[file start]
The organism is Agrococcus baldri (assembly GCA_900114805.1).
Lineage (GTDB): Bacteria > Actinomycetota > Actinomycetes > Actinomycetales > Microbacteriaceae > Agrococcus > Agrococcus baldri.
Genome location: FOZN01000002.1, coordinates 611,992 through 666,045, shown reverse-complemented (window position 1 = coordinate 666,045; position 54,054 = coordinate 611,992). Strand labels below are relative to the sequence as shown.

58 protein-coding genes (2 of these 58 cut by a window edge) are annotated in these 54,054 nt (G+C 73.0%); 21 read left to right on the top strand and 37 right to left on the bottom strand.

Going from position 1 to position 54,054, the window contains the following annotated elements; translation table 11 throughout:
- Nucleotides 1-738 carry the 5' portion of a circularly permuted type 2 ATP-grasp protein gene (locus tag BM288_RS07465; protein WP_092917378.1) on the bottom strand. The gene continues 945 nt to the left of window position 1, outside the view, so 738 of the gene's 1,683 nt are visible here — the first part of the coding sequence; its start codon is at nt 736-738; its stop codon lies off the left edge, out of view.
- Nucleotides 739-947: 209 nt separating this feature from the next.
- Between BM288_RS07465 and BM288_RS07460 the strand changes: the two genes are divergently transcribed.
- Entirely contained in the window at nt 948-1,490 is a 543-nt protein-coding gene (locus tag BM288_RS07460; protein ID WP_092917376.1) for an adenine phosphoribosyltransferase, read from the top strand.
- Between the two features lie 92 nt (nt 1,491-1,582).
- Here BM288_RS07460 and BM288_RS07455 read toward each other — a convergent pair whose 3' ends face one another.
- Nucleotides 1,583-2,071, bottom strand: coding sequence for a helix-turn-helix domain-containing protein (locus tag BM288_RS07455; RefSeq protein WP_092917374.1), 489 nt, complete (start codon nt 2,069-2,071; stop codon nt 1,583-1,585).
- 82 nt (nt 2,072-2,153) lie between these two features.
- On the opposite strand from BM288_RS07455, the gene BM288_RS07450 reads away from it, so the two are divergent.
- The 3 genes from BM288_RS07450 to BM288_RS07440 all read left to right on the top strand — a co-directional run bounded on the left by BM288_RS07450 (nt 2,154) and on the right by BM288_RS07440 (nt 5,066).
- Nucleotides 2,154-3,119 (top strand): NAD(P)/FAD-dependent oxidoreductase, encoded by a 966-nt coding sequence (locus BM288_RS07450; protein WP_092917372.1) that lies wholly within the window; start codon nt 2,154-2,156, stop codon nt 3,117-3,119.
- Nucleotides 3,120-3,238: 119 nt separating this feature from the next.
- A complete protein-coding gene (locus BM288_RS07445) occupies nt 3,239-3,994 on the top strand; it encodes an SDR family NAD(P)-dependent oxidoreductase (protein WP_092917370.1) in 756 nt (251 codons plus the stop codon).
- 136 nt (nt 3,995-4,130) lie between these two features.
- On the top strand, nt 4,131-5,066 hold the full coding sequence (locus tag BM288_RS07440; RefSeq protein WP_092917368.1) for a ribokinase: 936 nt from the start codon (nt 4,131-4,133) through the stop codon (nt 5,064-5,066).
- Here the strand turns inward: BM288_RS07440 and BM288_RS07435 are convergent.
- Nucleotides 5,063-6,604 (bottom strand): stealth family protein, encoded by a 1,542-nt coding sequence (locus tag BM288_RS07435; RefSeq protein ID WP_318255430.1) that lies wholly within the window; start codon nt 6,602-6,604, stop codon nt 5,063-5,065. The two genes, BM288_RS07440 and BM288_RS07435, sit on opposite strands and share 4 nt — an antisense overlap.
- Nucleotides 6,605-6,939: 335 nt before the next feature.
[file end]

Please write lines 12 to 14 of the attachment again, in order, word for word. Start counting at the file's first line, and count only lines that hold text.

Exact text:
- Nucleotides 1,583-2,071, bottom strand: coding sequence for a helix-turn-helix domain-containing protein (locus tag BM288_RS07455; RefSeq protein WP_092917374.1), 489 nt, complete (start codon nt 2,069-2,071; stop codon nt 1,583-1,585).
- 82 nt (nt 2,072-2,153) lie between these two features.
- On the opposite strand from BM288_RS07455, the gene BM288_RS07450 reads away from it, so the two are divergent.